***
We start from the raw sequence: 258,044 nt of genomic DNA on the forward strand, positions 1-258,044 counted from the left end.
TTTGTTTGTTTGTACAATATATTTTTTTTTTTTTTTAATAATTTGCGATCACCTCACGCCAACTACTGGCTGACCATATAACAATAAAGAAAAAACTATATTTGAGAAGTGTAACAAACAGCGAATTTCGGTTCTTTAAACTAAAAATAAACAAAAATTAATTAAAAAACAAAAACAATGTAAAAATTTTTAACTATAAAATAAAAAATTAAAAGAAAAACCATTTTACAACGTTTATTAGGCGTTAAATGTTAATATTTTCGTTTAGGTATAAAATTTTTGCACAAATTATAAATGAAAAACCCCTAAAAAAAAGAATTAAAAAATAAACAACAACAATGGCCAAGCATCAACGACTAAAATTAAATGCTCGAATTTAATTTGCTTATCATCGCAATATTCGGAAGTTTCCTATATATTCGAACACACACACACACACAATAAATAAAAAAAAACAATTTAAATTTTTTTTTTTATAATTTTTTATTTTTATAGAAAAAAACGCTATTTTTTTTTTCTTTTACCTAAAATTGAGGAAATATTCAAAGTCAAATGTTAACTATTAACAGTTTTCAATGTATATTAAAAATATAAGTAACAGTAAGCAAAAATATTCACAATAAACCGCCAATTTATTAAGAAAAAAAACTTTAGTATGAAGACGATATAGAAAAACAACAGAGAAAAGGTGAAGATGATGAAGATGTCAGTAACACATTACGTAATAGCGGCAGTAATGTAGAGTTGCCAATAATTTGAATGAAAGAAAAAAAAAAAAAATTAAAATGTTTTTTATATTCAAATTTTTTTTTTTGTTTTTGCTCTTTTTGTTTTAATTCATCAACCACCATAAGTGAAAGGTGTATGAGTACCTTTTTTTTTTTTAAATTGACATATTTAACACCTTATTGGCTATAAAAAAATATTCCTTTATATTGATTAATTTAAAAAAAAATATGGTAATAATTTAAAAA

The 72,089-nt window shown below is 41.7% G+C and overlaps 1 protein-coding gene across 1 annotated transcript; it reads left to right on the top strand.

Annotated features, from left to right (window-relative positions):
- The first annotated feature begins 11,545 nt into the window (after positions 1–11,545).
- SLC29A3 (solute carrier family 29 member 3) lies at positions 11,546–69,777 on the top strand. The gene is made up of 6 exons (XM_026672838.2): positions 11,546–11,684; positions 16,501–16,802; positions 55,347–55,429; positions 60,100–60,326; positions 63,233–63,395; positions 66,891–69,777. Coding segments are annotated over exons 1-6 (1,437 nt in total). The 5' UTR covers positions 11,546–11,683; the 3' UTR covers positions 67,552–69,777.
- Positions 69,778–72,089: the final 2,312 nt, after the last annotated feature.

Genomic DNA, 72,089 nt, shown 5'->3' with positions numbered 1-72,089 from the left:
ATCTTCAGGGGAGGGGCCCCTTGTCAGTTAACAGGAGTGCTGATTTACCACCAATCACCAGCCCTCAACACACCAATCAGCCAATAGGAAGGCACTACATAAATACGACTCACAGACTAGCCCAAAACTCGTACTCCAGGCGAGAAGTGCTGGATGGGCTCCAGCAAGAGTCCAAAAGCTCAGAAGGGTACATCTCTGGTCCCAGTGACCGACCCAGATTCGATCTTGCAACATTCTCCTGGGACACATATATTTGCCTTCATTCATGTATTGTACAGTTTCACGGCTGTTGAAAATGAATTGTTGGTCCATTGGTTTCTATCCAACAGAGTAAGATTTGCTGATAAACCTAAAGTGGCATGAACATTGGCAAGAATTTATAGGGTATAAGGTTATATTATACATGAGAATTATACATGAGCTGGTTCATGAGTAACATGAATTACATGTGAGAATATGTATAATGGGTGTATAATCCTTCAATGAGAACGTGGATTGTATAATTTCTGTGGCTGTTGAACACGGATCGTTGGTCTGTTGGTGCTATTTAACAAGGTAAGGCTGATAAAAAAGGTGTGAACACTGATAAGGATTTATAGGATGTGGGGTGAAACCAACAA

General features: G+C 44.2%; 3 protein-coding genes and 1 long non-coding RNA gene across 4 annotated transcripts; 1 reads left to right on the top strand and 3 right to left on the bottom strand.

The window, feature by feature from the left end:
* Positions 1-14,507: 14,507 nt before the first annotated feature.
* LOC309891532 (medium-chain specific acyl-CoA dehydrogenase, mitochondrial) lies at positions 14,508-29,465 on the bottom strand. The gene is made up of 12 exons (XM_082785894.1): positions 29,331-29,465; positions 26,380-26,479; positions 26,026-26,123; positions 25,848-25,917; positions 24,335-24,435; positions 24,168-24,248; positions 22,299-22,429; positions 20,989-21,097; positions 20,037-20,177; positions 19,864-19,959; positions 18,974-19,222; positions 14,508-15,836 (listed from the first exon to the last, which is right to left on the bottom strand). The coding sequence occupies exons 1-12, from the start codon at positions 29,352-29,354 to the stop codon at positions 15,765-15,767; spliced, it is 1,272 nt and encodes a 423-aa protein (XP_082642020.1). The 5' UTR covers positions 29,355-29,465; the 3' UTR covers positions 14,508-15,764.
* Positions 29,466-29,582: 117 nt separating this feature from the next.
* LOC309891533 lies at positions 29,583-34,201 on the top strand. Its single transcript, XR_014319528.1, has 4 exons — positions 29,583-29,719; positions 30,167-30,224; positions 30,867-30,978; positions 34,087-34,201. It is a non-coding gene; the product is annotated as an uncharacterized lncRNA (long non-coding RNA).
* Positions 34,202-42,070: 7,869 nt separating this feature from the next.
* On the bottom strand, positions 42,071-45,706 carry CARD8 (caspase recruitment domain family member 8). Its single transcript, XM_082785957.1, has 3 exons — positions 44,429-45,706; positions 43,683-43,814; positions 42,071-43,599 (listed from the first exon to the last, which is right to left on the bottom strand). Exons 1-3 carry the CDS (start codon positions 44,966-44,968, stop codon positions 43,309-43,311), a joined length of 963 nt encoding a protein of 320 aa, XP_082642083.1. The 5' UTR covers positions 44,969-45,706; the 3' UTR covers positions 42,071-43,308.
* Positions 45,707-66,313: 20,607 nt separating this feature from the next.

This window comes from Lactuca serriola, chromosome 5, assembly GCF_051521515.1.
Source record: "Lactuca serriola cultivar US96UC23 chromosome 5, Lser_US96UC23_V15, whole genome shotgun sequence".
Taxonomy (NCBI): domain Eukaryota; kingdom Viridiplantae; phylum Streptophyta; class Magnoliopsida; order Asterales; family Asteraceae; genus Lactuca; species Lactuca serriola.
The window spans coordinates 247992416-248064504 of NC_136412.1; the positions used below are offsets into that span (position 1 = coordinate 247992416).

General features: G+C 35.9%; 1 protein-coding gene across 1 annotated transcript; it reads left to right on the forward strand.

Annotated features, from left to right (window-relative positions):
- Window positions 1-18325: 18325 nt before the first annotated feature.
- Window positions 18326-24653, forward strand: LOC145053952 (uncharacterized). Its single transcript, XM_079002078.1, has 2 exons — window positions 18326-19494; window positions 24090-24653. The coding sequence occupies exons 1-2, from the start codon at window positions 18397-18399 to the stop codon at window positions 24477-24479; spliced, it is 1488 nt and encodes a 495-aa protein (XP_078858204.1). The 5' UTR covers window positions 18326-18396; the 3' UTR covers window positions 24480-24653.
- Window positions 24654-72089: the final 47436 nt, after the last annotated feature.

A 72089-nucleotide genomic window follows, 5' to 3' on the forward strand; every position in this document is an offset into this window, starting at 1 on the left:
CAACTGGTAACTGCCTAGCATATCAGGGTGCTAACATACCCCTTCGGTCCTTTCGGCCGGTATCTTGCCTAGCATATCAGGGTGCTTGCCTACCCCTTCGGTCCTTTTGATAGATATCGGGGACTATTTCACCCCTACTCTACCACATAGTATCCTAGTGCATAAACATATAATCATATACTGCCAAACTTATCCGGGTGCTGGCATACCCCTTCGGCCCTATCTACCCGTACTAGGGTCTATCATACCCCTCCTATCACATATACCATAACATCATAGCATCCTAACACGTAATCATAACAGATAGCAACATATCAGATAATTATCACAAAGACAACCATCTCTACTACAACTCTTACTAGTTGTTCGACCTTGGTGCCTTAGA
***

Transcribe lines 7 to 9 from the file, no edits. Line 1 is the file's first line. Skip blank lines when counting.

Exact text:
- Positions 69,778–72,089: the final 2,312 nt, after the last annotated feature.

Genomic DNA, 72,089 nt, shown 5'->3' with positions numbered 1-72,089 from the left:
ATCTTCAGGGGAGGGGCCCCTTGTCAGTTAACAGGAGTGCTGATTTACCACCAATCACCAGCCCTCAACACACCAATCAGCCAATAGGAAGGCACTACATAAATACGACTCACAGACTAGCCCAAAACTCGTACTCCAGGCGAGAAGTGCTGGATGGGCTCCAGCAAGAGTCCAAAAGCTCAGAAGGGTACATCTCTGGTCCCAGTGACCGACCCAGATTCGATCTTGCAACATTCTCCTGGGACACATATATTTGCCTTCATTCATGTATTGTACAGTTTCACGGCTGTTGAAAATGAATTGTTGGTCCATTGGTTTCTATCCAACAGAGTAAGATTTGCTGATAAACCTAAAGTGGCATGAACATTGGCAAGAATTTATAGGGTATAAGGTTATATTATACATGAGAATTATACATGAGCTGGTTCATGAGTAACATGAATTACATGTGAGAATATGTATAATGGGTGTATAATCCTTCAATGAGAACGTGGATTGTATAATTTCTGTGGCTGTTGAACACGGATCGTTGGTCTGTTGGTGCTATTTAACAAGGTAAGGCTGATAAAAAAGGTGTGAACACTGATAAGGATTTATAGGATGTGGGGTGAAACCAACAA